by Steve Reiman
The Value of Therapy Dogs “There is no greater therapy than the love of a dog” the sign above my desk proclaims. This animal/human love bond is demonstrated every day in millions of homes around the world. It is also the basis for what is becoming a powerful, common mode of therapy in many long-term health care facilities.
Animals have long been recognized as being a positive force in the healing process. Dogs have a calming and therapeutic effect. They help people cope with the emotional issues related to their illness. They also offer physical contact with another living creature, something that is often missing in an elder’s life. They always invoke pleasant memories of past pets. Best of all, they divert a person’s attention from the pressing problems of the day. For long-term elders, is it not so much the stress of daily problems, but the boredom, loneliness, and lack of control.
Everyone benefits from the mere presence of these canine health care providers, residents, visitors, and staff. When Therapy Dogs walk the floors of a long term facility, it is often a challenge to separate the furry, four-legged therapists from the staff so that they can perform their special magic upon the residents; that’s okay, because therapy dogs provide a much needed break from the routine and stresses of working in a long term facility environment.
Types of Therapy Dogs
There are three types of Therapy Dogs. “Facility Therapy Dogs” and “Animal Assisted Therapy Dogs” assist physical and occupational therapists in meeting goals important to a person’s recovery. The most common Therapy Dogs are “Therapeutic Visitation Dogs”. These dogs are household pets whose owners take time to visit hospitals, nursing homes, detention facilities, and rehabilitation facilities. Therapeutic Visitation Dogs help people who are away from home due to mental or physical illness or court order. These people miss their pets, and a visit from a visitation dog can brighten their day and lift their spirits. For some, it helps motivate them in their therapy or treatment, reminding them of their own pets waiting for them at home.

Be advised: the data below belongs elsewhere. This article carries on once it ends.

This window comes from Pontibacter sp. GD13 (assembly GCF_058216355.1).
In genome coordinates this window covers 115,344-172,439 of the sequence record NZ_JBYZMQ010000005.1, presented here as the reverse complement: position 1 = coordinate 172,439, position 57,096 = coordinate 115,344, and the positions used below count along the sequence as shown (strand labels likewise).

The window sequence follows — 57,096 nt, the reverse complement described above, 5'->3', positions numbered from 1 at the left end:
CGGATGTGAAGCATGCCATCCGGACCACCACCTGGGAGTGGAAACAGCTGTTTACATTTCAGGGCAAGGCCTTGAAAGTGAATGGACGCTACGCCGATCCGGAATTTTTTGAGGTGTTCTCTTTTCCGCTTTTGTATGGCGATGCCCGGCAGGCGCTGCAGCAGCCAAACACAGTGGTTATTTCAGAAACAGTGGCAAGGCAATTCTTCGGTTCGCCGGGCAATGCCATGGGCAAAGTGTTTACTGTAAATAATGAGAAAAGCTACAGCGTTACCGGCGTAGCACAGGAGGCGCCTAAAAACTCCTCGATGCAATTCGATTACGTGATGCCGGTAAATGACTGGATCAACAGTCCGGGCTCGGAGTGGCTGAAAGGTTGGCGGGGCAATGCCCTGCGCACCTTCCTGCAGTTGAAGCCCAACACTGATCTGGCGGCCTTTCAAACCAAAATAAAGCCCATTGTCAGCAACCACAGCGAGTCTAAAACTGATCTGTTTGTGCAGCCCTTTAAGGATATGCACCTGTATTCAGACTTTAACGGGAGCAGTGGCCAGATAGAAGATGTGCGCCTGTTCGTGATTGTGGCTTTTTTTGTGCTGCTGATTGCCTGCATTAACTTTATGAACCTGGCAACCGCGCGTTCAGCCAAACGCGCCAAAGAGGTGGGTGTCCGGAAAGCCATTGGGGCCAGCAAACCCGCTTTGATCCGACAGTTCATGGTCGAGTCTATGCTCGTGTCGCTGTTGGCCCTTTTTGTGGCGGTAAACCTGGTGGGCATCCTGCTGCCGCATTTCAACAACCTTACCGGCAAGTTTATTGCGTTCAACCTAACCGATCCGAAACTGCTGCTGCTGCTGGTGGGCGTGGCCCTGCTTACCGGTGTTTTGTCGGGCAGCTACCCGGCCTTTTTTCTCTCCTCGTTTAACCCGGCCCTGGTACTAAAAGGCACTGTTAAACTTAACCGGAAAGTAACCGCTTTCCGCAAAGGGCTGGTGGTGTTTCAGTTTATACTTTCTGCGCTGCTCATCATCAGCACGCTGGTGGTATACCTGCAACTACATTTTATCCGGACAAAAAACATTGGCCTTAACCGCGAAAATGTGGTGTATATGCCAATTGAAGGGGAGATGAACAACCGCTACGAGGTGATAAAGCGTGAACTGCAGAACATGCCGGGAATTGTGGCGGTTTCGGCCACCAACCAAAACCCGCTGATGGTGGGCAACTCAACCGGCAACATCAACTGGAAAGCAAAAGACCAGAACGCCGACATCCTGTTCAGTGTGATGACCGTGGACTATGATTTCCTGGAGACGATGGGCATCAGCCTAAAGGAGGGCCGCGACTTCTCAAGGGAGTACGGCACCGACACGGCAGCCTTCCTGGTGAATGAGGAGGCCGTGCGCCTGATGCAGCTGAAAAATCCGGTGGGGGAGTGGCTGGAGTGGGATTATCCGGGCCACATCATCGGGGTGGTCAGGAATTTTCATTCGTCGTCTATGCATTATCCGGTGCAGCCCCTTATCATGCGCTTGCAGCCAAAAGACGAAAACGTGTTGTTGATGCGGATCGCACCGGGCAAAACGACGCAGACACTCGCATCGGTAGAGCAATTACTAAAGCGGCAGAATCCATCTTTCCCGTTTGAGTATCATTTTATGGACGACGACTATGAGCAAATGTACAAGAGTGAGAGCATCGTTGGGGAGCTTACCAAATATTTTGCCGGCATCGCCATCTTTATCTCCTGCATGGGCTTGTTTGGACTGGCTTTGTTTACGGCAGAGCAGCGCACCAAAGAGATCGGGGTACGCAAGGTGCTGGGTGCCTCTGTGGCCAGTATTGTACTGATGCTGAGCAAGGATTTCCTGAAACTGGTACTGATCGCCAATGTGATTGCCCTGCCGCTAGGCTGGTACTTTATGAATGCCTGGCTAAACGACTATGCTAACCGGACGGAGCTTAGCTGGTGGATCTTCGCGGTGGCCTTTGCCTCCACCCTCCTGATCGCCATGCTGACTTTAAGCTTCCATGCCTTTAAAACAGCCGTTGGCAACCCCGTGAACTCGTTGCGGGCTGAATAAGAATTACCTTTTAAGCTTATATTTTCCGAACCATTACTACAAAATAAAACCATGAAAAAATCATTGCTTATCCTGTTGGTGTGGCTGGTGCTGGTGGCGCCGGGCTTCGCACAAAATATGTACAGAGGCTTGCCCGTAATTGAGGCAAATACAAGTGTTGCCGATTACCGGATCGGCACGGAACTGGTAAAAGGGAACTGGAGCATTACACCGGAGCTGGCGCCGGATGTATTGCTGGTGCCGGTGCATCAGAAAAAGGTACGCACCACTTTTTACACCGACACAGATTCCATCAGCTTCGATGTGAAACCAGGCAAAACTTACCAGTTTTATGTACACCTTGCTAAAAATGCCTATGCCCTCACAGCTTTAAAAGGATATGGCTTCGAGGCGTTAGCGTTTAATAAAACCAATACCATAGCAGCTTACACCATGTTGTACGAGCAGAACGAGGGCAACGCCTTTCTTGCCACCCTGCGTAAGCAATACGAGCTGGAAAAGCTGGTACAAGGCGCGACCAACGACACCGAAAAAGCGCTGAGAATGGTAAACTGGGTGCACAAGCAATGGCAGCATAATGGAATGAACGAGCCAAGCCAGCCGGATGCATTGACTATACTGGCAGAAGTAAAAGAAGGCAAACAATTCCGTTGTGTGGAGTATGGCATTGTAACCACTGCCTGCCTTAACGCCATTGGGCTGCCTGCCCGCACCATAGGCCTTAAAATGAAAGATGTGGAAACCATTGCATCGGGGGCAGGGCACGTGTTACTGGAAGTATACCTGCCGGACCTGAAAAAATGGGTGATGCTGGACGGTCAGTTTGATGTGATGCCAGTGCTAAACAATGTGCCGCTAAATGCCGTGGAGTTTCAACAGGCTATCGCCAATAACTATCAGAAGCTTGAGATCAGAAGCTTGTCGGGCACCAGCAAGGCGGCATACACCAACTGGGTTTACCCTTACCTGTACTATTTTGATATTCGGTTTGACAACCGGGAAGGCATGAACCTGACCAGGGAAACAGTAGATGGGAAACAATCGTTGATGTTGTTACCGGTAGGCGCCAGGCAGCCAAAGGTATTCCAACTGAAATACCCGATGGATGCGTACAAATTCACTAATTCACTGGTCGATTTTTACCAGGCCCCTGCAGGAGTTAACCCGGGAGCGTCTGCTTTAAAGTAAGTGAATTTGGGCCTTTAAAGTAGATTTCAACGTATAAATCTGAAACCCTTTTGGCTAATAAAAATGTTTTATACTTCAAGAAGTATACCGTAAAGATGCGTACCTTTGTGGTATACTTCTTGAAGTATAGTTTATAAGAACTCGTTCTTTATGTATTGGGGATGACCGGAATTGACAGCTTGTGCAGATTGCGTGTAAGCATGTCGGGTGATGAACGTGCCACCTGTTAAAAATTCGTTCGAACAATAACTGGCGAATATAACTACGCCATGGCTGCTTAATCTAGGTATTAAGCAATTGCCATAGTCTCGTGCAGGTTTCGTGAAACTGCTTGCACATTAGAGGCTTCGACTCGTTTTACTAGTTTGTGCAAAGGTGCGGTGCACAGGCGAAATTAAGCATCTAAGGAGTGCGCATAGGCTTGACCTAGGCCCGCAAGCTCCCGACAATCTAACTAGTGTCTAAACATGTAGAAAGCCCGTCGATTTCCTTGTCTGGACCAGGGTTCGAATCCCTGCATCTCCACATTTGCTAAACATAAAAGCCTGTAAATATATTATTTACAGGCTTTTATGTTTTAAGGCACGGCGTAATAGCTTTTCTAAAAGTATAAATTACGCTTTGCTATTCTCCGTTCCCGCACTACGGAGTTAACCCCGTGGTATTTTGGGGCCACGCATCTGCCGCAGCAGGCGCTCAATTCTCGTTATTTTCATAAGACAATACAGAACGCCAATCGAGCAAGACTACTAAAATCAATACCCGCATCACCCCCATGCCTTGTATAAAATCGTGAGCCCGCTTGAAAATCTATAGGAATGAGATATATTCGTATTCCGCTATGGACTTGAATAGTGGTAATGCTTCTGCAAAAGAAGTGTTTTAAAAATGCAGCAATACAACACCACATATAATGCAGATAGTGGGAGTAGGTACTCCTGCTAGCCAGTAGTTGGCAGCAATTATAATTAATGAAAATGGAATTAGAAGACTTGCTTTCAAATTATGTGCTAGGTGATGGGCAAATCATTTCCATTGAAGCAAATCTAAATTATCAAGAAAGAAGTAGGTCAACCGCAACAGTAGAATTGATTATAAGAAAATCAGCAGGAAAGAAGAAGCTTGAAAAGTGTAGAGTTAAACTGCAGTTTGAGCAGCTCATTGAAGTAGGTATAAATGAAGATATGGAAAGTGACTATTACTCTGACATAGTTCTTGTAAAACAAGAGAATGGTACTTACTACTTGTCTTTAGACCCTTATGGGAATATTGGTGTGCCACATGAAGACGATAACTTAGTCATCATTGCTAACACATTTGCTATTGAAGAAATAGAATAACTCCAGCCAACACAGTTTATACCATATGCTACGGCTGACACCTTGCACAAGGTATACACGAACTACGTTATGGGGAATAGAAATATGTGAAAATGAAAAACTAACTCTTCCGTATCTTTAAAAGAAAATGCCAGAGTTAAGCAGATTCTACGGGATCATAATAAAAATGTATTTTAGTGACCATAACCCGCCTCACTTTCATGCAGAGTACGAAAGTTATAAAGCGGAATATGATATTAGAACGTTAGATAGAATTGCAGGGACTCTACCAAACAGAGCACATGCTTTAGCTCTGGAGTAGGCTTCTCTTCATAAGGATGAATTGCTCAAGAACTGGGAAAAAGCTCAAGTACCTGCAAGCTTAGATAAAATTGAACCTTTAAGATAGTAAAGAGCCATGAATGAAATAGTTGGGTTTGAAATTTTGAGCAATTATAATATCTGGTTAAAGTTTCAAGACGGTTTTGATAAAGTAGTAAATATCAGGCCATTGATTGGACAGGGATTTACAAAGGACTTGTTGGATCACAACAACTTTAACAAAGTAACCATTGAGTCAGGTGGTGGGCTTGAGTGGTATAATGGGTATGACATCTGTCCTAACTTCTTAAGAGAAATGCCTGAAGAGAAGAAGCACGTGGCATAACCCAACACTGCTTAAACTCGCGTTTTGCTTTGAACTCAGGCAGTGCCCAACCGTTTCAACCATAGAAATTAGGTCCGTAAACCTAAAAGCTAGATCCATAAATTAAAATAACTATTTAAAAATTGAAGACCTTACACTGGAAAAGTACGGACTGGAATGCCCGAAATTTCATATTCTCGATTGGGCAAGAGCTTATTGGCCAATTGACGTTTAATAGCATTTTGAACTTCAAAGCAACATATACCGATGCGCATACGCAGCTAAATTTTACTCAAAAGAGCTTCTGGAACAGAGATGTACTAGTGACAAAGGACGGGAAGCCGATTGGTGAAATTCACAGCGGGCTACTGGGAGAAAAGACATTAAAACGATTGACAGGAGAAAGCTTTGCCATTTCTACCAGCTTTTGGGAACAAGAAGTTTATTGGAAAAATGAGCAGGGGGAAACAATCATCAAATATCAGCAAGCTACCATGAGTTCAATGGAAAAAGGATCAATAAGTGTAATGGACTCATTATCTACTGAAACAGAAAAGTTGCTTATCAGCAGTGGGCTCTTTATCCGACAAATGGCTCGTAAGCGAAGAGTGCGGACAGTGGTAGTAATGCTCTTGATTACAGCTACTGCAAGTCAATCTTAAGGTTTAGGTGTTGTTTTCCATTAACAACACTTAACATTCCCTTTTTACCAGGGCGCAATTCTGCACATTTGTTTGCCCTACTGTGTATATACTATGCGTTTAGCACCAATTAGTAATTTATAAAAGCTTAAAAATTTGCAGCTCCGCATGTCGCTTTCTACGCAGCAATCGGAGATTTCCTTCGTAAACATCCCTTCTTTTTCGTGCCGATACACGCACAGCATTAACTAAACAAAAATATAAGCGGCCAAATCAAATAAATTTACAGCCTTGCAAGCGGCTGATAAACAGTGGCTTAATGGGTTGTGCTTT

Though all three types of therapy dogs serve very important (and unique) functions, this article will focus on Therapeutic Visitation Dogs and the benefits that long term residents derive from such therapy.
Through their own zest for life, dogs help people maintain a positive. A positive attitude is key to good health, happiness, and staying young.
Dr. Michael McCulloch, a Portland, Oregon, psychiatrist, and Dr. Samuel Corson, of Ohio State University, are two active researchers and experts on why pets excel as therapeutic agents. The primary reasons McCulloch and Corson cite are an individual’s “need to be needed,” and “to touch and be touched.” Further, Dr. McCulloch states, “Touch is one of our primary needs when we’re born and one of our last needs to go.” In long-term facilities, residents are often sorely lacking the feeling that they are needed. Pets allow them, even if for a short time, to be nurturers once again. Also, in a very real physical sense, residents can stroke their warm, furry visitors, facilitating social behavior and encouraging physical movement.